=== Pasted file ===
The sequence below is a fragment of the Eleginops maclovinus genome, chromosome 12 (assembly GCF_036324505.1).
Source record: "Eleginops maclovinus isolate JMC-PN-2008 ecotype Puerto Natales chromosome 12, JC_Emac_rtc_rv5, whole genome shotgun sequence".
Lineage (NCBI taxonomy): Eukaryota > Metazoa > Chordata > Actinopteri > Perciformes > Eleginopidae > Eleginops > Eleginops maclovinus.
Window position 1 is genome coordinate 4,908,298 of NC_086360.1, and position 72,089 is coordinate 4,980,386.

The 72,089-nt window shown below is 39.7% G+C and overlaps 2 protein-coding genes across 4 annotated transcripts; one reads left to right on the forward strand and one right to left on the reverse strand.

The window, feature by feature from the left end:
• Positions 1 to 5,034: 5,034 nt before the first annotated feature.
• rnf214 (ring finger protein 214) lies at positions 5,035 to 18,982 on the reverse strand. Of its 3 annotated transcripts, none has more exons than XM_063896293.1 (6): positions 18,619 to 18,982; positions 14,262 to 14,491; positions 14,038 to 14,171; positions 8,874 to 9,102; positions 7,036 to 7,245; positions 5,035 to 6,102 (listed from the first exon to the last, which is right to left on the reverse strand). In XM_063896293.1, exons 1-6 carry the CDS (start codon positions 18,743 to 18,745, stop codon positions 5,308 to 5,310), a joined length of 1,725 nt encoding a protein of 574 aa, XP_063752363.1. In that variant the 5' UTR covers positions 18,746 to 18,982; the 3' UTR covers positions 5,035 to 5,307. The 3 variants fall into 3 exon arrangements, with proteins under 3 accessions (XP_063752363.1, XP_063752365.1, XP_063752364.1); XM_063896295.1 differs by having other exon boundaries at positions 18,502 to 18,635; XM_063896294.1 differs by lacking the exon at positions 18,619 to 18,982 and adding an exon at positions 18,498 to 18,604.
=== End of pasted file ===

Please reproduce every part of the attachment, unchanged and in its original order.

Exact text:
The sequence below is a fragment of the Eleginops maclovinus genome, chromosome 12 (assembly GCF_036324505.1).
Source record: "Eleginops maclovinus isolate JMC-PN-2008 ecotype Puerto Natales chromosome 12, JC_Emac_rtc_rv5, whole genome shotgun sequence".
Lineage (NCBI taxonomy): Eukaryota > Metazoa > Chordata > Actinopteri > Perciformes > Eleginopidae > Eleginops > Eleginops maclovinus.
Window position 1 is genome coordinate 4,908,298 of NC_086360.1, and position 72,089 is coordinate 4,980,386.

The 72,089-nt window shown below is 39.7% G+C and overlaps 2 protein-coding genes across 4 annotated transcripts; one reads left to right on the forward strand and one right to left on the reverse strand.

The window, feature by feature from the left end:
• Positions 1 to 5,034: 5,034 nt before the first annotated feature.
• rnf214 (ring finger protein 214) lies at positions 5,035 to 18,982 on the reverse strand. Of its 3 annotated transcripts, none has more exons than XM_063896293.1 (6): positions 18,619 to 18,982; positions 14,262 to 14,491; positions 14,038 to 14,171; positions 8,874 to 9,102; positions 7,036 to 7,245; positions 5,035 to 6,102 (listed from the first exon to the last, which is right to left on the reverse strand). In XM_063896293.1, exons 1-6 carry the CDS (start codon positions 18,743 to 18,745, stop codon positions 5,308 to 5,310), a joined length of 1,725 nt encoding a protein of 574 aa, XP_063752363.1. In that variant the 5' UTR covers positions 18,746 to 18,982; the 3' UTR covers positions 5,035 to 5,307. The 3 variants fall into 3 exon arrangements, with proteins under 3 accessions (XP_063752363.1, XP_063752365.1, XP_063752364.1); XM_063896295.1 differs by having other exon boundaries at positions 18,502 to 18,635; XM_063896294.1 differs by lacking the exon at positions 18,619 to 18,982 and adding an exon at positions 18,498 to 18,604.